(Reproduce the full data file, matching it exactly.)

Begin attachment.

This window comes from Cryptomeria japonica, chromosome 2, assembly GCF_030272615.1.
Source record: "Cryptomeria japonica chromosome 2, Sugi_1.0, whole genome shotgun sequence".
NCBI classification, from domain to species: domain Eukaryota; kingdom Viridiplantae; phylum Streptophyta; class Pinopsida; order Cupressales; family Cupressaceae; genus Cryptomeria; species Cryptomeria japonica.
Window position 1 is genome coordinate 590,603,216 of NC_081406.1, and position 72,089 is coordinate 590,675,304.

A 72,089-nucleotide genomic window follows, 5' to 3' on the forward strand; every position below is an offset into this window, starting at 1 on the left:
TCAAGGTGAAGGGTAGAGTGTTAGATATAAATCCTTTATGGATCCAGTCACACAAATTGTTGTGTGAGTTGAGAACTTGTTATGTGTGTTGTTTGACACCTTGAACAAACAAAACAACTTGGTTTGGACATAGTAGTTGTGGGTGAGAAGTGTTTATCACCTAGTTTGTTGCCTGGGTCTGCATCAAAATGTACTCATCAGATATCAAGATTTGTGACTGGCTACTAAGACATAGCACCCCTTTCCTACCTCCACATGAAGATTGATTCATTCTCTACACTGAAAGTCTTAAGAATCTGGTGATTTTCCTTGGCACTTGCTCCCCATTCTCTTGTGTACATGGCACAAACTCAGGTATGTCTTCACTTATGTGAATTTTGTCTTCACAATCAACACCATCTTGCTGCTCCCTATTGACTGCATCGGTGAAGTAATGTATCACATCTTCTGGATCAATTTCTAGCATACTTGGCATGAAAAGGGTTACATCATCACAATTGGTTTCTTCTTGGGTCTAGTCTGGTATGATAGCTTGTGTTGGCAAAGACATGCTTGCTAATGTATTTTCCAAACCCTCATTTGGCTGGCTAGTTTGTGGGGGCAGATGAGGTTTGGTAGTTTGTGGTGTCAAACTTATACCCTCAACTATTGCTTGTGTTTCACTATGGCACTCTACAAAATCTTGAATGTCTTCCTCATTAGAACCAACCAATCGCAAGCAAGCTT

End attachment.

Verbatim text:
This window comes from Cryptomeria japonica, chromosome 2, assembly GCF_030272615.1.
Source record: "Cryptomeria japonica chromosome 2, Sugi_1.0, whole genome shotgun sequence".
NCBI classification, from domain to species: domain Eukaryota; kingdom Viridiplantae; phylum Streptophyta; class Pinopsida; order Cupressales; family Cupressaceae; genus Cryptomeria; species Cryptomeria japonica.
Window position 1 is genome coordinate 590,603,216 of NC_081406.1, and position 72,089 is coordinate 590,675,304.

A 72,089-nucleotide genomic window follows, 5' to 3' on the forward strand; every position below is an offset into this window, starting at 1 on the left:
TCAAGGTGAAGGGTAGAGTGTTAGATATAAATCCTTTATGGATCCAGTCACACAAATTGTTGTGTGAGTTGAGAACTTGTTATGTGTGTTGTTTGACACCTTGAACAAACAAAACAACTTGGTTTGGACATAGTAGTTGTGGGTGAGAAGTGTTTATCACCTAGTTTGTTGCCTGGGTCTGCATCAAAATGTACTCATCAGATATCAAGATTTGTGACTGGCTACTAAGACATAGCACCCCTTTCCTACCTCCACATGAAGATTGATTCATTCTCTACACTGAAAGTCTTAAGAATCTGGTGATTTTCCTTGGCACTTGCTCCCCATTCTCTTGTGTACATGGCACAAACTCAGGTATGTCTTCACTTATGTGAATTTTGTCTTCACAATCAACACCATCTTGCTGCTCCCTATTGACTGCATCGGTGAAGTAATGTATCACATCTTCTGGATCAATTTCTAGCATACTTGGCATGAAAAGGGTTACATCATCACAATTGGTTTCTTCTTGGGTCTAGTCTGGTATGATAGCTTGTGTTGGCAAAGACATGCTTGCTAATGTATTTTCCAAACCCTCATTTGGCTGGCTAGTTTGTGGGGGCAGATGAGGTTTGGTAGTTTGTGGTGTCAAACTTATACCCTCAACTATTGCTTGTGTTTCACTATGGCACTCTACAAAATCTTGAATGTCTTCCTCATTAGAACCAACCAATCGCAAGCAAGCTT